On 19/04/2020 17:06, Alex Hall wrote:
function(*, dunder, invert, private, meta, ignorecase)
No reader will ever have to think about the difference. They will simply see the second version and know which arguments are being passed.
I seem to be immune to this magical knowledge.
Sorry, what? How is there any doubt that the arguments being passed are dunder, invert, private, meta, and ignorecase? They're right there.
Oh, so that's what you meant. But how is this different from
function(dunder, invert, private, meta, ignorecase)
if you trust yourself to get the argument order right, or
function(dunder=dunder, invert=invert, private=private, meta=meta, ignorecase=ignorecase)
if you don't? I still don't get why you think that last form is a problem.
Now, which parameters those arguments are bound to is less obvious, but:
1. When you read the function call, you're thinking about the arguments, not the parameters. You can see which information goes into the function, and the first question you should ask yourself is 'is that the right information?'.
Bitter experience has taught me to think about both the arguments and the parameters. You can't answer the question "is that the right information?" until you know what the right information is.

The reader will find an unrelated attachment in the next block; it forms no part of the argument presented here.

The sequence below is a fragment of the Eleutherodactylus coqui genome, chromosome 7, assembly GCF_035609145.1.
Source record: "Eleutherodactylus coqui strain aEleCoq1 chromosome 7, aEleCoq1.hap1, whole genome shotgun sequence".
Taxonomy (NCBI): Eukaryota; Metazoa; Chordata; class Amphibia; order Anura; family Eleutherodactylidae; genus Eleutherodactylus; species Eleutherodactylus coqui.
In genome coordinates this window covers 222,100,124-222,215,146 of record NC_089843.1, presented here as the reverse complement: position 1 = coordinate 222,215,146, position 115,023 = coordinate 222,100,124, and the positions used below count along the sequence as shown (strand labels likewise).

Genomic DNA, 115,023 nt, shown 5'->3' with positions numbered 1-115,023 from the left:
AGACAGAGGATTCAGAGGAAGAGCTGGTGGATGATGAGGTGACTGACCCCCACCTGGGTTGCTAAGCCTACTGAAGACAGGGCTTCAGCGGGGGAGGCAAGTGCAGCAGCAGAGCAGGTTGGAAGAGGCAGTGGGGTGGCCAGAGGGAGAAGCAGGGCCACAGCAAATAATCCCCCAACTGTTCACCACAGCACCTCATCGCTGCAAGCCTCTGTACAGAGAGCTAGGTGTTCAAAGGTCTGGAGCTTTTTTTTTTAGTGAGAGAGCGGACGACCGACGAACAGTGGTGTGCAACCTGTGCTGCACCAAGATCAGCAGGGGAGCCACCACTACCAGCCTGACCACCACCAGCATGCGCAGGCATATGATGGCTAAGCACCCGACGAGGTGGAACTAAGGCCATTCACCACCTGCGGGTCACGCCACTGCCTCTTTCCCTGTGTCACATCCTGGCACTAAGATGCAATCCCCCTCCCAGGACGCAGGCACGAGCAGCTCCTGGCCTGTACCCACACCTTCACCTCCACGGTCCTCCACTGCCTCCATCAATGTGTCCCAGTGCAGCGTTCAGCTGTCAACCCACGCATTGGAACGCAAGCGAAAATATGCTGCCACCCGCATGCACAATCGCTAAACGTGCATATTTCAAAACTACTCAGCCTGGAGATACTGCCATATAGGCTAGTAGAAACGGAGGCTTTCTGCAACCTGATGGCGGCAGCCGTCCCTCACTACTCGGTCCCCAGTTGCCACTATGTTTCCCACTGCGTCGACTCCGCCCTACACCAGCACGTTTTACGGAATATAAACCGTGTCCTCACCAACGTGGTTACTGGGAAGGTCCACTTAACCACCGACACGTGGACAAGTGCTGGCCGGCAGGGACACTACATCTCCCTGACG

2. Even if you have no idea what the parameters of the function are, you can already reasonably guess that they match the argument names, and that guess is correct! If you have some idea what the parameter names are, you can be more confident in that guess. Or, if you didn't know the parameter names, but you know what the `**` separator means, now you know the names.
All I can say is that I doubt I would make that association. I certainly don't when similar things come up in function definitions.
3. You probably only start to think about parameter binding when you open up the function definition, and when you do that, binding is still probably not the first thing you look at. You're probably thinking about what the function does in the body.
Well, no, that's not how I work at all.
4. If there are just a few arguments, you're less likely to miss or ignore the `**`.
True. But on the other hand, you have less excuse not to be explicit about which names are bound to which.
5. If there are many arguments, you're less likely to notice any mismatch between argument and parameter positions that might falsely make you think something is wrong. That is, you're less likely to either remember the parameter order or to go through the trouble of inspecting and comparing the orders.
In my experience, the more arguments there are, the more likely it is that something has been got wrong, so I'm actually more likely to go to the trouble of inspecting and comparing the orders. Maybe I'm paranoid, but I've caught enough bugs that way to feel justified in my paranoia.
6. If you're thinking about parameter binding and argument order, you're inspecting the arguments at least somewhat closely, and will almost certainly notice that the `**` is present. If you know what it means, problem solved. If you don't, you're at least likely to think about it and try looking it up or ask someone. It takes a very specific kind of skepticism/suspicion to think "the previous programmer messed up the argument order so these parameters are definitely bound wrong, and also that weird `**` that I don't know the meaning of has no bearing on that, and I'm not going to check with a print() or a debugger".
If I have to go away and look some syntax up, that syntax has slowed me down. This doesn't seem like a win to me.